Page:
s50A uses the same factors (interpretation of references to pre-conditions for bail). Again, bail is emphasized over releasing an under-investigation subject. The necessity to protect victims and witnesses, including an alleged victim, is now a statutory element.
Schedule 4 Part 3 modifies 30CA (bail under section 30A: variation of conditions by police). It sets new tasks on a bail investigator:
‘(4A)If practical, the investigating officer shall seek the alleged victim’s (if any) views on—
(a)whether any relevant conditions should be changed under paragraph (1);
(b)If so, what should be changed?
(4C)If any relevant conditions are changed under paragraph (1), the investigating officer shall notify the alleged victim.
(4D)If the alleged victim of the relevant offence looks vulnerable to the investigating officer, subsections (4A) and (4C) apply to a person appearing to represent the alleged victim.
New section 47ZZA is titled ‘obligation to obtain views of accused victims on pre-charge bail’. If possible, an investigating officer must now solicit the accused victim’s opinion on safeguarding conditions.
How these additional duties will work in practice remains to be seen: a claimed victim may insist that strict requirements be set or maintained, but this may be countered with equally compelling arguments against doing so. It’s unclear how police will weigh these factors.
Pre-charge bail extensions
Extending initial bail periods may be the most significant adjustment. This is done by revising PACE s47 onwards. Practitioners should study Part 4 of Schedule 4 of the 2022 Act for the full list of changes.
PACE s47ZB is changed to extend bail in most circumstances. Under the old system, the SFO had 3 months from the bail start date (the day after arrest) and 28 days otherwise to examine a case. 6 months for SFO, FCA, HMRC, or NCA cases, 3 months for others.
Any officer working for the proper investigatory authority can now confirm a case as belonging to their organization (e.g., an HMRC officer can confirm their inquiry is ‘an HMRC case’). Under the old rules, only an SFO’senior officer’ could confirm this.
A’relevant officer’ of inspector or above (previously a’senior officer’) can extend bail to six months in typical cases (formerly three months). New s47ZDA allows pre-charge bail extensions where s47ZD was used. For’standard cases’ (those that fit within 47ZB’s new ‘any other case’ category), a senior officer can now authorize bail up to 9 months from the bail commencement date.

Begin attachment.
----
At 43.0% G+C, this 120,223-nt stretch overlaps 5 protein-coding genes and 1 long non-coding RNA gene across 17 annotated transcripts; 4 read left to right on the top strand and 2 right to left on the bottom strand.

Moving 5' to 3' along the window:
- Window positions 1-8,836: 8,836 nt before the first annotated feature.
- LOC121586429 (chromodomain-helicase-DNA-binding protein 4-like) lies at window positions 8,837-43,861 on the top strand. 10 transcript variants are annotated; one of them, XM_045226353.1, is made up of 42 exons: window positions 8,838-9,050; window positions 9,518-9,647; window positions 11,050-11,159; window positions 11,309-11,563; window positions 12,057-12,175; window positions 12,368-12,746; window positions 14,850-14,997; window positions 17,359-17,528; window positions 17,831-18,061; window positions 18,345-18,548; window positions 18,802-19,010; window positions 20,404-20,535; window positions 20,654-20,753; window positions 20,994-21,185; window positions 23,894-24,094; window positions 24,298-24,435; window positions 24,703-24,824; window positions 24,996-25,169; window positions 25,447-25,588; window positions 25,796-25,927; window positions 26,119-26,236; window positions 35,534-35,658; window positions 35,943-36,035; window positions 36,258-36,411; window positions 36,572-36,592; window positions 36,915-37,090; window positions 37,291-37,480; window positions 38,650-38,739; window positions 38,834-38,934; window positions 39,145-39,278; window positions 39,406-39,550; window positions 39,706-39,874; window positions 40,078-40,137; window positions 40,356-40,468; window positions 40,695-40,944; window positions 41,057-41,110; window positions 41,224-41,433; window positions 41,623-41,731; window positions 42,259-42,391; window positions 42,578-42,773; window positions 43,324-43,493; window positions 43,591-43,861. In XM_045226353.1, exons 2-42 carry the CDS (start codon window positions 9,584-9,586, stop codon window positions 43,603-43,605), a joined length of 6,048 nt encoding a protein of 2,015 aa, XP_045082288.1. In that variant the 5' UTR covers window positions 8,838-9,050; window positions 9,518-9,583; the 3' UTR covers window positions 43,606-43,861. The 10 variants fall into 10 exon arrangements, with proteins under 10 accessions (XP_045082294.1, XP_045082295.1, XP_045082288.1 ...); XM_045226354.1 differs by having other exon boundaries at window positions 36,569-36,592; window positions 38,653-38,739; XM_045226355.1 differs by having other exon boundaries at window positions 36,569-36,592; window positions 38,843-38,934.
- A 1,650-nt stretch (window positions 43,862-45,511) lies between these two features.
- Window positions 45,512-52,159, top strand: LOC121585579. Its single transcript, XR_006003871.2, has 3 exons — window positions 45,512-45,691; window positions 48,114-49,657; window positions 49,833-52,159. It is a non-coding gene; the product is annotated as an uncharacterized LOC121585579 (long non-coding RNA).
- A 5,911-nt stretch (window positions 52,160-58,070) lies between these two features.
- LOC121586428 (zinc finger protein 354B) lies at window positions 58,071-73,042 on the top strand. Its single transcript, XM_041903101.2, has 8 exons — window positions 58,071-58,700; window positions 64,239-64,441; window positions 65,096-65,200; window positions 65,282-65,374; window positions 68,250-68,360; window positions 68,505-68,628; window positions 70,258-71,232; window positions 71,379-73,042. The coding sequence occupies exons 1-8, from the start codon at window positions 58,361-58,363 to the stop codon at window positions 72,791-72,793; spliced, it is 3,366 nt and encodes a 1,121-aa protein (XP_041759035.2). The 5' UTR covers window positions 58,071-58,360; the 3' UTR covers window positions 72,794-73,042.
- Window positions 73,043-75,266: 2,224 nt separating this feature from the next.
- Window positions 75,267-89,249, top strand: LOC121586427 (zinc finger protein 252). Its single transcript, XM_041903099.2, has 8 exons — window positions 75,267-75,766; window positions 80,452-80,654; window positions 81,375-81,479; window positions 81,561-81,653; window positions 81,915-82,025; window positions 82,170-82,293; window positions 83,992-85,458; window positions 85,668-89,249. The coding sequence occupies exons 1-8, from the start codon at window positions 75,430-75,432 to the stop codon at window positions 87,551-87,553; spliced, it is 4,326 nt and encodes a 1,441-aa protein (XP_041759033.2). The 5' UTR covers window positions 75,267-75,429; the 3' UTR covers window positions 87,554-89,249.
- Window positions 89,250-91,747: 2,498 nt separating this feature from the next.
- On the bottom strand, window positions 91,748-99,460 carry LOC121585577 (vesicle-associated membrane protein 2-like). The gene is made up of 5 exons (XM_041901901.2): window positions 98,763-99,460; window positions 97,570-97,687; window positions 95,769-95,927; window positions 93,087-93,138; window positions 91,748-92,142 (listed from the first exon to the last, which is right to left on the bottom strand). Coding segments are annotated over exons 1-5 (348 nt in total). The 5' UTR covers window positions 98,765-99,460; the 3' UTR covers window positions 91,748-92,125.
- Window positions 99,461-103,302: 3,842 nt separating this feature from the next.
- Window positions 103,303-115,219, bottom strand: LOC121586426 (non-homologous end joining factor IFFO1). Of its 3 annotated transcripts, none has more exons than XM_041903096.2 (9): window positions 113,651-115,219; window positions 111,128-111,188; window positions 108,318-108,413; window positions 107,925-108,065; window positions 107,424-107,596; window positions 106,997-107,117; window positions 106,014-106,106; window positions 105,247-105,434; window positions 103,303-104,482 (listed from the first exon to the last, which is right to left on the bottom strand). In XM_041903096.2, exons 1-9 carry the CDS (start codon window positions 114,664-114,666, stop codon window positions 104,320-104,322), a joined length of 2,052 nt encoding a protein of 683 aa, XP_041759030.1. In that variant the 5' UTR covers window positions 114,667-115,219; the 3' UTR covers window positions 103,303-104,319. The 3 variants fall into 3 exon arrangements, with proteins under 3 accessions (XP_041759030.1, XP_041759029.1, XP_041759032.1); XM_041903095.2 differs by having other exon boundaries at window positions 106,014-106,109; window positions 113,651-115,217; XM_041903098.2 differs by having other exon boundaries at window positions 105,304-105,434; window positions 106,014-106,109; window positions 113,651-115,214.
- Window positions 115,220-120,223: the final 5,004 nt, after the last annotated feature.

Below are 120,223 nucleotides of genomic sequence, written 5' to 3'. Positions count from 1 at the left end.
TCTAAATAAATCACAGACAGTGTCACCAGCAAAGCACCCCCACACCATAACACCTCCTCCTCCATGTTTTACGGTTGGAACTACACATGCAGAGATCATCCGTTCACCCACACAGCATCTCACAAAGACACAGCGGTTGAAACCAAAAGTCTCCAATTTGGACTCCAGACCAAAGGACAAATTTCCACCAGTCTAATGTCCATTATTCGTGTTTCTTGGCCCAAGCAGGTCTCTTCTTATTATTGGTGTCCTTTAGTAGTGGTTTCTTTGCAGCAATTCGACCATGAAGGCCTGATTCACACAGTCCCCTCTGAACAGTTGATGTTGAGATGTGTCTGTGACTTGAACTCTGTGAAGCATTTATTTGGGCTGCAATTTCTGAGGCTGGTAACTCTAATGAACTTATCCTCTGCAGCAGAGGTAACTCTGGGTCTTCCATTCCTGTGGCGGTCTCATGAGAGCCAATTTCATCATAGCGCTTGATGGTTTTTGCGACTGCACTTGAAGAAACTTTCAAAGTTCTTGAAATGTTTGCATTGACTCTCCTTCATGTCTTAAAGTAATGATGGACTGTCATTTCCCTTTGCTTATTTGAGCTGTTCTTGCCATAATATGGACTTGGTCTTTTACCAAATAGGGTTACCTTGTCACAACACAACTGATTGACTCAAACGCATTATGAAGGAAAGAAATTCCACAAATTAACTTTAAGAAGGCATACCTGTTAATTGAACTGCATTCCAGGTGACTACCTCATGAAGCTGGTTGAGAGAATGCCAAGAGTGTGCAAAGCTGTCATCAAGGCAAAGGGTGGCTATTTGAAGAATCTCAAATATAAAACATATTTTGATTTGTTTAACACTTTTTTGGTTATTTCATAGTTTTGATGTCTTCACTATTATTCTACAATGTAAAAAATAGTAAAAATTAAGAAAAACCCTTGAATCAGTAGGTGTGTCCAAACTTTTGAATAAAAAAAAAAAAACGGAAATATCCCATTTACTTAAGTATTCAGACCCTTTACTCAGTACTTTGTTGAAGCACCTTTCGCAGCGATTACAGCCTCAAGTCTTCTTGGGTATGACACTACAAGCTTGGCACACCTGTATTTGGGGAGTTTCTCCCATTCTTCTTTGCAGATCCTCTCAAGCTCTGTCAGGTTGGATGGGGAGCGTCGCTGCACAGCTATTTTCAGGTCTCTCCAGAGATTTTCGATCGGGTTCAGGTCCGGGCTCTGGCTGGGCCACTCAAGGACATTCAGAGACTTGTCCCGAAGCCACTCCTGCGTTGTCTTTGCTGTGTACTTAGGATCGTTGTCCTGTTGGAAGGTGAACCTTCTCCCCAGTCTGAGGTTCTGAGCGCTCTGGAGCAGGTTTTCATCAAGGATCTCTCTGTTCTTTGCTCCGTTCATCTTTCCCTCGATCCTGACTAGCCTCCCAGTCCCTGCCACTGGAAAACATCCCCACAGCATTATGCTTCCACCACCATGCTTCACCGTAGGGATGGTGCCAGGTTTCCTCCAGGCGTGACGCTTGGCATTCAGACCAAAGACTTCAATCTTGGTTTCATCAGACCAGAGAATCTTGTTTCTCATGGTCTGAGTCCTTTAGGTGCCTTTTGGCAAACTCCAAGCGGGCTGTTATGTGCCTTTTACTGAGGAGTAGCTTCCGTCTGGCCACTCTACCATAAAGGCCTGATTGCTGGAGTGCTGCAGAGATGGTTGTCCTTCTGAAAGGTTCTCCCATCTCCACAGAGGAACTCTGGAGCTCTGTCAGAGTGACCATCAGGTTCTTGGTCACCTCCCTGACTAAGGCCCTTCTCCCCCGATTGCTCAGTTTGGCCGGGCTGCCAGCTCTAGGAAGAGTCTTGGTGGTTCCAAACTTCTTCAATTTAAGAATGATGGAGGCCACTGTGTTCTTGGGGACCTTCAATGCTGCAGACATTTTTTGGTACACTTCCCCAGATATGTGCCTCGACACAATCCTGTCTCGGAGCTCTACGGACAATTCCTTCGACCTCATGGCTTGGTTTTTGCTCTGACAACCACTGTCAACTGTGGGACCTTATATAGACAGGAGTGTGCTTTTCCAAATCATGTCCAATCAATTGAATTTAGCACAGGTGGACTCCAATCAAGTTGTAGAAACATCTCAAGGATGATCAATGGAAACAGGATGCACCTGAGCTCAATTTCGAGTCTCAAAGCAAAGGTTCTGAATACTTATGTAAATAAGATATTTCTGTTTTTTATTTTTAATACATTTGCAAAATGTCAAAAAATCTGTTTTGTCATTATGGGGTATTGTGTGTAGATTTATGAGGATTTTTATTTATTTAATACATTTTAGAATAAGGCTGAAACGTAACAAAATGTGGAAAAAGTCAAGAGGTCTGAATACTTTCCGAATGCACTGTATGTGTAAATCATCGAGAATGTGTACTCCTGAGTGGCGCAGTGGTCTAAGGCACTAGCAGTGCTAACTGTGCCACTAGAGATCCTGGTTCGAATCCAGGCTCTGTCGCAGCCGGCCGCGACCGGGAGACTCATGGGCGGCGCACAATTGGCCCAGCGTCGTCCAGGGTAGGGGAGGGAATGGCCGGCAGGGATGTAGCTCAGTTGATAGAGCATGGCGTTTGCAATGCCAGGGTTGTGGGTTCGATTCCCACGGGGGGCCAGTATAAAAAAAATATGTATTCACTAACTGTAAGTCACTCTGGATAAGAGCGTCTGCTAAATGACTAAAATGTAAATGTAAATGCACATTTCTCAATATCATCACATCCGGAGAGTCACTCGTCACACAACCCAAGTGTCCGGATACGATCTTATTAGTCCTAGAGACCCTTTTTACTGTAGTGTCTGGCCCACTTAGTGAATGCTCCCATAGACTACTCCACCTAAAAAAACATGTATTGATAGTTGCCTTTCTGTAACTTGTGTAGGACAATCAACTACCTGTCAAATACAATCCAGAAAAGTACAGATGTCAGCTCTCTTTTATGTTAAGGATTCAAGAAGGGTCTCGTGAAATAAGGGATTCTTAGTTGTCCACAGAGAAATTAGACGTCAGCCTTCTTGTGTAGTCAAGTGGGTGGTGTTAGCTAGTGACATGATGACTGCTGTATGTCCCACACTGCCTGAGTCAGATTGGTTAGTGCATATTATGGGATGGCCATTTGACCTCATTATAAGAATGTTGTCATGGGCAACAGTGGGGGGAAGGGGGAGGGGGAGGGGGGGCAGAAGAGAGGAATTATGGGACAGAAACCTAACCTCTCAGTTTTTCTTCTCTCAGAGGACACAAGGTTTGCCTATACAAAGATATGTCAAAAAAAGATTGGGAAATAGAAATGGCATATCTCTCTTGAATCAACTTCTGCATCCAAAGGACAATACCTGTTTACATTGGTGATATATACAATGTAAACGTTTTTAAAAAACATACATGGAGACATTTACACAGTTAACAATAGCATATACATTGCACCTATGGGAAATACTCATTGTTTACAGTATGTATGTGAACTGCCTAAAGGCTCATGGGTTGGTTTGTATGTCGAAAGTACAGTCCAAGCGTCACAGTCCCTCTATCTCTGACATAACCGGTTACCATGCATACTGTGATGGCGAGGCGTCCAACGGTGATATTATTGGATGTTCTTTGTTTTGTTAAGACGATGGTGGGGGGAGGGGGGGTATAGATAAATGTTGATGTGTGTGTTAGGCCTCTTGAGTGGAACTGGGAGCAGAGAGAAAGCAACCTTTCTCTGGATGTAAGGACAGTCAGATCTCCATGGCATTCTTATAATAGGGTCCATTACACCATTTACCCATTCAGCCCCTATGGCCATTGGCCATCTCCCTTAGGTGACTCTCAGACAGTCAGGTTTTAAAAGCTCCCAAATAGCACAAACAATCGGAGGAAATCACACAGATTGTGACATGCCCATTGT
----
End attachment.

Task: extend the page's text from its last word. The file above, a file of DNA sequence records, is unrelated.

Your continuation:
Where one of these standard cases is a “designated case” (a case deemed “exceptionally complicated” by the DPP), this maximum duration may be set at 12 months from bail start date. 47e(5) and (6) require the officer to notify the suspect’s legal counsel of the extension and evaluate any objections. In this instance, only a commander or above can authorize the extension.
New s47ZDB allows senior officers from HMRC, the FCA, NCA, or SFO to extend a suspect’s maximum bail time to 12 months, but there is no requirement that an extension is currently extant and has yet to lapse. Section 47ZF doubles the duration a judge can extend bail to 12 months for regular cases and 18 months for specified cases.
Courts’ bail powers
Section 47ZF governs Magistrates’ Court bail extensions. It is now revised to cover standard situations where bail is extended under new s47ZDA, non-standard cases where bail is prolonged under new s47ZDB, and specified cases under s47ZE.
Courts can now extend bail for 12 months in regular cases and 18 months in non-standard and special cases. These restrictions are extended to 18 months and 24 months respectively where in long running investigations, it is doubtful a charge judgment would be made before the bail period elapses.
The effect of these adjustments is to steer police towards granting bail rather than releasing people under investigation. It appears likely that suspects will now also spend longer on bail. How these modifications are implemented and how police officers handle the added administrative work is unknown.